Cardboard shelters offer adorable woodland creatures protection after brush fires

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In Australia, Macquarie University professor Alexandra Carthey has created biodegradable shelters for small critters that often struggle in the wake of brush fires. The six-sided cardboard pyramids are easy to deploy and biodegrade as the forest recovers, says Carthey, a research fellow in the Department of Biological Science.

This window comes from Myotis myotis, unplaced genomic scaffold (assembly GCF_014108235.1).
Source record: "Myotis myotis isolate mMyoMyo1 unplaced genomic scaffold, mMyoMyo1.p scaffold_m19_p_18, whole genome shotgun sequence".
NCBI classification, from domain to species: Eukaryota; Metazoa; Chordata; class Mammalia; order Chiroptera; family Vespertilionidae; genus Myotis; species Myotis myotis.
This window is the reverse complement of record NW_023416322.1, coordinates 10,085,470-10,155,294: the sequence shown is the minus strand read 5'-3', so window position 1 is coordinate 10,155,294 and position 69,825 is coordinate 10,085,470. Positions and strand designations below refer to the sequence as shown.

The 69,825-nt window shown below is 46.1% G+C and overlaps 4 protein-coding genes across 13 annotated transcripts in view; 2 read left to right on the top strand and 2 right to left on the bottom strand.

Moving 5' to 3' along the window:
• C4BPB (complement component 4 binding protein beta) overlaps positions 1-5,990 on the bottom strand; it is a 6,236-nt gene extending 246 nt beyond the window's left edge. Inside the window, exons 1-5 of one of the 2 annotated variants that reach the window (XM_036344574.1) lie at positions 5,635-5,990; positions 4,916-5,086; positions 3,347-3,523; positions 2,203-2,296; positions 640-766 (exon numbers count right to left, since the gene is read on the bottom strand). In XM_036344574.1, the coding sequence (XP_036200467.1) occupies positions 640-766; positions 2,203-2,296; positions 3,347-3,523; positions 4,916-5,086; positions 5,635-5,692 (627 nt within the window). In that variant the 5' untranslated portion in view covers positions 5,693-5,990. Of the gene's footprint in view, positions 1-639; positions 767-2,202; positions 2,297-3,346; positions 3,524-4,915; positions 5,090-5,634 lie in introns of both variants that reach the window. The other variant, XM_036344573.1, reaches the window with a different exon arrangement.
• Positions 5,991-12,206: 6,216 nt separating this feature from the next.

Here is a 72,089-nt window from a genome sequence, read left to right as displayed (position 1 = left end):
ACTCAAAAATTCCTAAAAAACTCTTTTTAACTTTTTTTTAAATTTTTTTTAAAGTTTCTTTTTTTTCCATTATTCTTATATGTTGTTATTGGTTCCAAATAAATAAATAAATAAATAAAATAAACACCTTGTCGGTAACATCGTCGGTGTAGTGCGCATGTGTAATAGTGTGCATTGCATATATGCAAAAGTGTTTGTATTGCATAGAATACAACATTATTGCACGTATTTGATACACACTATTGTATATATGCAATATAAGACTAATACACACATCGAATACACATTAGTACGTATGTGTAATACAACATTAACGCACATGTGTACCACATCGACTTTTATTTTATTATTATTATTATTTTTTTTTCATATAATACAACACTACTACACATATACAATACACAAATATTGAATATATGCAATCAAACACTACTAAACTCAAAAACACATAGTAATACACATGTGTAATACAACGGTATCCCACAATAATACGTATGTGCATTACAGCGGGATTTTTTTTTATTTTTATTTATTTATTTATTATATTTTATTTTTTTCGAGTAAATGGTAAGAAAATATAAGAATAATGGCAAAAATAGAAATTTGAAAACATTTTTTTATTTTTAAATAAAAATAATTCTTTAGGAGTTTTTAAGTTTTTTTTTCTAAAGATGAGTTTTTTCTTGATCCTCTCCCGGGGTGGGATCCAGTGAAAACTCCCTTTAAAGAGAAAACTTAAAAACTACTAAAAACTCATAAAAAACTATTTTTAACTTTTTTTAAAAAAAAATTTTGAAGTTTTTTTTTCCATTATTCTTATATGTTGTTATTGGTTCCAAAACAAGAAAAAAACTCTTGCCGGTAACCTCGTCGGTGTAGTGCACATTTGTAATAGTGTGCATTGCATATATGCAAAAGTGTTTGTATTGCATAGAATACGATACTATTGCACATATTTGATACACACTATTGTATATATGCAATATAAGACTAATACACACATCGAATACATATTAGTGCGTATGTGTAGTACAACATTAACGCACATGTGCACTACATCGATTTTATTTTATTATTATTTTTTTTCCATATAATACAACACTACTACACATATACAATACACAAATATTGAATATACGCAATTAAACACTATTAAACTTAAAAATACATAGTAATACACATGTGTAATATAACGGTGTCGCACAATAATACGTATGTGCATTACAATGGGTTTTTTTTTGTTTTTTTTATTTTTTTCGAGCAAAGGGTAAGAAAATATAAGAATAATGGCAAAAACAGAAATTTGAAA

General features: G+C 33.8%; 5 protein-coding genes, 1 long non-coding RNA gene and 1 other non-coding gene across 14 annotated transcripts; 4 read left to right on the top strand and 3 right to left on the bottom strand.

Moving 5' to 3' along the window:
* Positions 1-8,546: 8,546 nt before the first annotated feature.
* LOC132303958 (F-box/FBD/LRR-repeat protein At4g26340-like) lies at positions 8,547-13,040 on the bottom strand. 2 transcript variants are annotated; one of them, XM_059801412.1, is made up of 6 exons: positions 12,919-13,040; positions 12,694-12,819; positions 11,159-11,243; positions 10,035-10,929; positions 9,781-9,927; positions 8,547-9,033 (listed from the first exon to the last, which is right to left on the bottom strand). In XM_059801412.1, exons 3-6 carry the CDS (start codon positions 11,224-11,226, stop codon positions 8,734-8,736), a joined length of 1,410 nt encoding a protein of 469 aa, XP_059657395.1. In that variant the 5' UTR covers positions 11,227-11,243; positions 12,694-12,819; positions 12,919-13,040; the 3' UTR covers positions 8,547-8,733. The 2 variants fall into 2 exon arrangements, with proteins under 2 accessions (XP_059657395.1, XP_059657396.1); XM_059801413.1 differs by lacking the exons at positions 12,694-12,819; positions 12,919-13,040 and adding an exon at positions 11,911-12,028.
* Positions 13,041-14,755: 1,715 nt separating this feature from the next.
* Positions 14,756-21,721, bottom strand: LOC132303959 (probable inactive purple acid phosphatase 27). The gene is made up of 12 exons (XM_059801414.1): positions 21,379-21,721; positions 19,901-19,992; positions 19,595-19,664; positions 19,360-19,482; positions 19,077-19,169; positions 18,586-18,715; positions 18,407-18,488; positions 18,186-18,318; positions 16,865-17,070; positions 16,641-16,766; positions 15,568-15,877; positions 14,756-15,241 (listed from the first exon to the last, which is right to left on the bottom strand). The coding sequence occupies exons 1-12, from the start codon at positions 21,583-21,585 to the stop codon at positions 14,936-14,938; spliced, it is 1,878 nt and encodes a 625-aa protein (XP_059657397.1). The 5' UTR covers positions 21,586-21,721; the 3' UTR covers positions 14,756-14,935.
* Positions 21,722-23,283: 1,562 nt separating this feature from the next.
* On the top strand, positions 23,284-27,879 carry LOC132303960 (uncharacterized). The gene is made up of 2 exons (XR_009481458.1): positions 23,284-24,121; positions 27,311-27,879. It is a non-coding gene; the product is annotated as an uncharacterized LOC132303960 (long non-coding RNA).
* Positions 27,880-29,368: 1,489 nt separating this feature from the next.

She noted that similar shelters exist for tree-dwelling creatures like bats and bees, but the ground animals like possums and bandicoots often have no recourse post-fire. “A lot of their life, the behavioral decisions they make, and just how they go about their day, is about trying not to get eaten,” Carthey tells The Lighthouse. “They are hardwired to seek the safety of cover. And if you provide it, they will find it. After a bushfire, the thick grasses, leafy bushes, dropped bark, and leaf litter that small critters normally hide under have  been burnt away. For the predator, it’s like suddenly spotting your prey across a mown grass lawn.”